Sat Jun 7, 2008 by Anil Kalhan
Are We There Yet? (Dorf on Law)
(Posted at Dorf on Law)
It’s been quite a saga, one that has captured the attention of an entire nation and indeed many people around the world. An establishment figure who, only a year and a half ago, seemed politically invincible now faces what can only be described as a stunning defeat. The path from there to here has been a remarkable one. The movement that helped bring about this moment has drawn its energy from groups who have surprised many observers with the breadth and depth of their political engagement. As this movement steadily grew over the course of 2007, the political climate accordingly intensified, culminating this January and February in an extraordinary campaign and a stunning set of election results.
But to the unending frustration of many, here we are in June, and the durability of any meaningful resolution remains somewhat unclear. Back in February, it seemed to many observers that at least the first round of that anti-establishment political campaign had reached a swift conclusion. But then February dragged into March and April, and a series of controversies and arguable missteps followed. Leading members of the Bush administration and their allies started to complicate matters by inserting themselves into the fray. Now that summer has arrived, a common question continues to be on the minds of many: will this drama really end any time soon?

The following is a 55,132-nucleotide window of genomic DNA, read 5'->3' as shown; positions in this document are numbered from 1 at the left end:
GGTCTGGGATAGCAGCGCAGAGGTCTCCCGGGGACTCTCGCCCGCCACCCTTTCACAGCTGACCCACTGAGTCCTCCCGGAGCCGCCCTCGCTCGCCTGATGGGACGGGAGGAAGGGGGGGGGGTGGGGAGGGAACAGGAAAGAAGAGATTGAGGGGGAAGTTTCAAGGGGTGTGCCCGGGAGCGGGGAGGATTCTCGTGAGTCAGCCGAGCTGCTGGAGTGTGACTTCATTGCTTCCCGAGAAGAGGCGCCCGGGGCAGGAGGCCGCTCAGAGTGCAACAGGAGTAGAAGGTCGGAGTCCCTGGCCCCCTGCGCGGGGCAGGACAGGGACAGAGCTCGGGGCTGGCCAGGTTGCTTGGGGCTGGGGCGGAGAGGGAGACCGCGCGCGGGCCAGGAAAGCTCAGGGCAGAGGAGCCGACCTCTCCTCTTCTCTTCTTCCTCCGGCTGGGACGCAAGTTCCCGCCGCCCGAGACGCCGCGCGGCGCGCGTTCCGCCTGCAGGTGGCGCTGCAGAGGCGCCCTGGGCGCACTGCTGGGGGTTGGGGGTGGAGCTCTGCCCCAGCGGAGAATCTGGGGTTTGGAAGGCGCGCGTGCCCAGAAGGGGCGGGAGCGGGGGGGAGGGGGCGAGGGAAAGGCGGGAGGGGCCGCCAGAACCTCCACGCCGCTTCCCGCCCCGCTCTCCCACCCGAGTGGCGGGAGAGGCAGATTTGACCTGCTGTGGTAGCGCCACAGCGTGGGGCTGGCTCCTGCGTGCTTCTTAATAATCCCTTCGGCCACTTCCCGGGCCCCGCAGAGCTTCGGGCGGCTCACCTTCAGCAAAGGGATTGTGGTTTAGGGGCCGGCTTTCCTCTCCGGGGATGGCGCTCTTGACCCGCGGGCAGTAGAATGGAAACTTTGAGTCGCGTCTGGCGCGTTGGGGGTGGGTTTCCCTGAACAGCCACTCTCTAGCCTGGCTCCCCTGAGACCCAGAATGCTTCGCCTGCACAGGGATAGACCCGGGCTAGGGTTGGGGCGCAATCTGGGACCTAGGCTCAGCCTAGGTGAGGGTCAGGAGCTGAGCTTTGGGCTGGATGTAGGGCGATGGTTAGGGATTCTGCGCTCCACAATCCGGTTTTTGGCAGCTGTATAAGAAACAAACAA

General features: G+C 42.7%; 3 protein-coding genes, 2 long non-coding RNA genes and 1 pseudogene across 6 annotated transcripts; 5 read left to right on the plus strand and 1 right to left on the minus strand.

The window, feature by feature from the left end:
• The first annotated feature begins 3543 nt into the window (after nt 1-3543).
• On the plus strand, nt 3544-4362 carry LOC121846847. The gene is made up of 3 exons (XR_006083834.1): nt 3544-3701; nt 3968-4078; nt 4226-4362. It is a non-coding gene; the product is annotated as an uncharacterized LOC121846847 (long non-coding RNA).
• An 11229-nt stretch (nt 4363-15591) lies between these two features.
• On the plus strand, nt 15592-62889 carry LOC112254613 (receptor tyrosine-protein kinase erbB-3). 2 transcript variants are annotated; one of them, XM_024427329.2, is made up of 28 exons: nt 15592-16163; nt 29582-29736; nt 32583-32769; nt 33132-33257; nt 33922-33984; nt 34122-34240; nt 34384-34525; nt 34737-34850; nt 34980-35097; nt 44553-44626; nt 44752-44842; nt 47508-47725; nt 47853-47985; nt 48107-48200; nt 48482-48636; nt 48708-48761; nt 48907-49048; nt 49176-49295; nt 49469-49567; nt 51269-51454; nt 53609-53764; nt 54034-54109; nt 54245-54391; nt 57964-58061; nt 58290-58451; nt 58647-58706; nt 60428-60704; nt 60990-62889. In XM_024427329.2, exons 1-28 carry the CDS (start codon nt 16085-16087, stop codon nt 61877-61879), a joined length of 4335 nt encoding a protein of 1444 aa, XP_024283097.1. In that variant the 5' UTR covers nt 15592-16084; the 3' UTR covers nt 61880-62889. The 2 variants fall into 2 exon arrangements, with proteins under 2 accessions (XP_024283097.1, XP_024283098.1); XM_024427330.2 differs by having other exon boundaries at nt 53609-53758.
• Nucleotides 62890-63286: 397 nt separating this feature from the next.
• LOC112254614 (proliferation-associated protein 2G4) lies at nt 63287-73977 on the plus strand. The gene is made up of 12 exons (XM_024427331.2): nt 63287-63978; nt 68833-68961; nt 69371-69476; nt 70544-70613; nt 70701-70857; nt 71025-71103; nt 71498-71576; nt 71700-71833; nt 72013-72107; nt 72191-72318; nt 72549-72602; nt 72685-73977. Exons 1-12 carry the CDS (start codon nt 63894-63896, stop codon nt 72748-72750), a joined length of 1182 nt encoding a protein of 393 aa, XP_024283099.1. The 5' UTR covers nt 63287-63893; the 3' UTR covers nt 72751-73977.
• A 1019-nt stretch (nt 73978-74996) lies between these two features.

The past week has finally raised hope that some sort of resolution is at hand. However, it is still not at all clear that the road ahead will be a smooth one — to the contrary, many signs point to a rather bumpy political ride. For one thing, political figures who owe electoral success to a grassroots movement will now be held accountable to it: the movement that fueled electoral victory will not look kindly upon any sort of compromise or power-sharing arrangement if such a deal jettisons its principles and values. And of course there remains the formidable challenge of dealing with a powerful establishment figure who retains intense support in politically influential quarters. With some erstwhile allies abandoning ship — apparently to the point of insisting upon an earlier departure from the political scene than anticipated — there has been much talk in recent days of the possibility of a “soft landing” or “dignified exit.” The end of this particular political chapter may finally be drawing near.